Rating for Style: B+
Rating for Substance: B-


Image Transfer

Aspect Ratio2.35:1 - Widescreen
Original Aspect Ratioyes

Image Transfer Review: Once again the wide screen anamorphic image transfer is magnificent. The crispness of the detail, the richness of the colors and the grandeur of the sets, locales and miniatures are a wonder and a pleasure.

Image Transfer Grade: A-


Audio Transfer

 LanguageRemote Access
DS 2.0Frenchyes
Dolby Digital

Audio Transfer Review: Somehow the transfer of this film to Dolby Digital 5.1 contains the same faults that I have found in other releases in the 007 Special Editions. The dialogue is often very murky and has to be turned up but then the explosions, car motors and other sound effects are much too loud. There are still some very nice surround effects in the mix.

Audio Transfer Grade: C


Disc Extras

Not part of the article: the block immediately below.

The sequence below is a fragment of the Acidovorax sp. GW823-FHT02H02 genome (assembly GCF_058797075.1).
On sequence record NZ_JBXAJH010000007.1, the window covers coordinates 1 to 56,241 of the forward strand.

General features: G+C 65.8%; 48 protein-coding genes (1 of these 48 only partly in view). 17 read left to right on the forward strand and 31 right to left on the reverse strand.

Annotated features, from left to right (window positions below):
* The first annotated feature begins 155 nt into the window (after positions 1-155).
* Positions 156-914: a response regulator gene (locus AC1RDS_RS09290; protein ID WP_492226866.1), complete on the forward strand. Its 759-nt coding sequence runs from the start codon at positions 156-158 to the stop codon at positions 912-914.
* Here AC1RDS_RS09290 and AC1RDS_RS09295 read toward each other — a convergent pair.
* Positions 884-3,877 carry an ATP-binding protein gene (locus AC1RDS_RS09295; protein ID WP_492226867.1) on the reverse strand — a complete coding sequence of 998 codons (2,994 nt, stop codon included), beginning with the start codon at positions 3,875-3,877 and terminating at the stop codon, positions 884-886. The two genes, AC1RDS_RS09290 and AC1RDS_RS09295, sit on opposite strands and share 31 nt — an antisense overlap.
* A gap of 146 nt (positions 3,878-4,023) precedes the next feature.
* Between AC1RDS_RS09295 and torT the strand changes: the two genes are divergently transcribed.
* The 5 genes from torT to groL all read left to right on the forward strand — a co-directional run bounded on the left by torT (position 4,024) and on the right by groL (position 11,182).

Full Motion menu with music
Scene Access with 32 cues and remote access
Subtitles/Captions in English with remote access
3 Original Trailer(s)
6 TV Spots/Teasers
2 Documentaries
Packaging: Amaray
1 Disc
1-Sided disc(s)
Layers: dual

Extra Extras:
  1. The Spy Who Loved Me Stills Gallery
  2. "Making of" booklet
  3. Designing Bond production design documentary
  4. Inside The Spy Who Loved me documentary
  5. 12 Radio Spots
Extras Review: Another fine collection of extras on this disc. The Inside the Spy Who Loved Me documentary is very interesting in its tales of the making of this picture. The hurdles overcome by the producer, cast and crew will amaze you. The shorter documentary focusing on production designer Ken Adam is very interesting for those wanting to know more about the look of the James Bond movies. The trailers, radio spots, TV spots all are very amusing both as bits of commercial flotsam and time capsules of the era that the movie was released. The audio commentary is very amusing as the makers of this film are very proud of their accomplishments and show off their joy in discussing it.

Extras Grade: A


Final Comments

Forget all the complaints about character and plot. Enjoy this movie as a fine action thriller that exemplifies the best of what makes James Bond movies some of the most satisfying escapist fare available.